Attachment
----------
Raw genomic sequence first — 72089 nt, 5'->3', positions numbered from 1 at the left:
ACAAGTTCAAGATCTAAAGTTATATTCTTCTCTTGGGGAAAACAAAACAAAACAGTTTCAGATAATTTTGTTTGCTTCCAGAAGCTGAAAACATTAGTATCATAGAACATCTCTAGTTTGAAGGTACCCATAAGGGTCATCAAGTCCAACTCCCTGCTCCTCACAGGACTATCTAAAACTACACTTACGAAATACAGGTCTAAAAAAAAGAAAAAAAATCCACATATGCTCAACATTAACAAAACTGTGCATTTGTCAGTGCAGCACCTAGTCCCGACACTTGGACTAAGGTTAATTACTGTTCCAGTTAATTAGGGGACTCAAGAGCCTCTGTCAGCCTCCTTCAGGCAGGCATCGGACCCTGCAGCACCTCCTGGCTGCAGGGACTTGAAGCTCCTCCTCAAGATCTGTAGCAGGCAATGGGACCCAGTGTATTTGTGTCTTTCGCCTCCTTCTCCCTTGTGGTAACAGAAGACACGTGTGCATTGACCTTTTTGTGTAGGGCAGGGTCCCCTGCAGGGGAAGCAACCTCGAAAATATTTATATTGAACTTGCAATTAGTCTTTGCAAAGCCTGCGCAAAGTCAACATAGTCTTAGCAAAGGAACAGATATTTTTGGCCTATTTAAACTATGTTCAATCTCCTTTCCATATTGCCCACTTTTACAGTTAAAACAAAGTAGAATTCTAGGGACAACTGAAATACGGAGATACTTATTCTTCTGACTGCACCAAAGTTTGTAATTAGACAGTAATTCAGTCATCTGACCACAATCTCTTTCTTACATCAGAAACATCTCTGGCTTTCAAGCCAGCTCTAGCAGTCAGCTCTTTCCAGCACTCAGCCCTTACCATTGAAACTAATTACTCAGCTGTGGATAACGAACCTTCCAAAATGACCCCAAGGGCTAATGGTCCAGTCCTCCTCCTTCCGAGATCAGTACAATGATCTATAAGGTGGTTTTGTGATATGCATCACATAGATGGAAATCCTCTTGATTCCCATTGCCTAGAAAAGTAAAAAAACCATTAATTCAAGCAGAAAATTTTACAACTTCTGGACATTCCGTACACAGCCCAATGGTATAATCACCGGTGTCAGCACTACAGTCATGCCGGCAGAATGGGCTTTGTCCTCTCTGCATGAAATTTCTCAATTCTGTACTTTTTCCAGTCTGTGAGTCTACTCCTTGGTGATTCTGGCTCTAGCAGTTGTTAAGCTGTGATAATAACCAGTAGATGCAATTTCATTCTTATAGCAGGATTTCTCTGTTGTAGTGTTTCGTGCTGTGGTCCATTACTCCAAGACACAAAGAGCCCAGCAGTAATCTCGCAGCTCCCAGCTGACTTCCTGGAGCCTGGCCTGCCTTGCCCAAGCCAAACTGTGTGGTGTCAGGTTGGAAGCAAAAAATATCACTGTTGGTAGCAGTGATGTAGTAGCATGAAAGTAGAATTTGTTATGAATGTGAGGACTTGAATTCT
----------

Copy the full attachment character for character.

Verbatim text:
Raw genomic sequence first — 72089 nt, 5'->3', positions numbered from 1 at the left:
ACAAGTTCAAGATCTAAAGTTATATTCTTCTCTTGGGGAAAACAAAACAAAACAGTTTCAGATAATTTTGTTTGCTTCCAGAAGCTGAAAACATTAGTATCATAGAACATCTCTAGTTTGAAGGTACCCATAAGGGTCATCAAGTCCAACTCCCTGCTCCTCACAGGACTATCTAAAACTACACTTACGAAATACAGGTCTAAAAAAAAGAAAAAAAATCCACATATGCTCAACATTAACAAAACTGTGCATTTGTCAGTGCAGCACCTAGTCCCGACACTTGGACTAAGGTTAATTACTGTTCCAGTTAATTAGGGGACTCAAGAGCCTCTGTCAGCCTCCTTCAGGCAGGCATCGGACCCTGCAGCACCTCCTGGCTGCAGGGACTTGAAGCTCCTCCTCAAGATCTGTAGCAGGCAATGGGACCCAGTGTATTTGTGTCTTTCGCCTCCTTCTCCCTTGTGGTAACAGAAGACACGTGTGCATTGACCTTTTTGTGTAGGGCAGGGTCCCCTGCAGGGGAAGCAACCTCGAAAATATTTATATTGAACTTGCAATTAGTCTTTGCAAAGCCTGCGCAAAGTCAACATAGTCTTAGCAAAGGAACAGATATTTTTGGCCTATTTAAACTATGTTCAATCTCCTTTCCATATTGCCCACTTTTACAGTTAAAACAAAGTAGAATTCTAGGGACAACTGAAATACGGAGATACTTATTCTTCTGACTGCACCAAAGTTTGTAATTAGACAGTAATTCAGTCATCTGACCACAATCTCTTTCTTACATCAGAAACATCTCTGGCTTTCAAGCCAGCTCTAGCAGTCAGCTCTTTCCAGCACTCAGCCCTTACCATTGAAACTAATTACTCAGCTGTGGATAACGAACCTTCCAAAATGACCCCAAGGGCTAATGGTCCAGTCCTCCTCCTTCCGAGATCAGTACAATGATCTATAAGGTGGTTTTGTGATATGCATCACATAGATGGAAATCCTCTTGATTCCCATTGCCTAGAAAAGTAAAAAAACCATTAATTCAAGCAGAAAATTTTACAACTTCTGGACATTCCGTACACAGCCCAATGGTATAATCACCGGTGTCAGCACTACAGTCATGCCGGCAGAATGGGCTTTGTCCTCTCTGCATGAAATTTCTCAATTCTGTACTTTTTCCAGTCTGTGAGTCTACTCCTTGGTGATTCTGGCTCTAGCAGTTGTTAAGCTGTGATAATAACCAGTAGATGCAATTTCATTCTTATAGCAGGATTTCTCTGTTGTAGTGTTTCGTGCTGTGGTCCATTACTCCAAGACACAAAGAGCCCAGCAGTAATCTCGCAGCTCCCAGCTGACTTCCTGGAGCCTGGCCTGCCTTGCCCAAGCCAAACTGTGTGGTGTCAGGTTGGAAGCAAAAAATATCACTGTTGGTAGCAGTGATGTAGTAGCATGAAAGTAGAATTTGTTATGAATGTGAGGACTTGAATTCT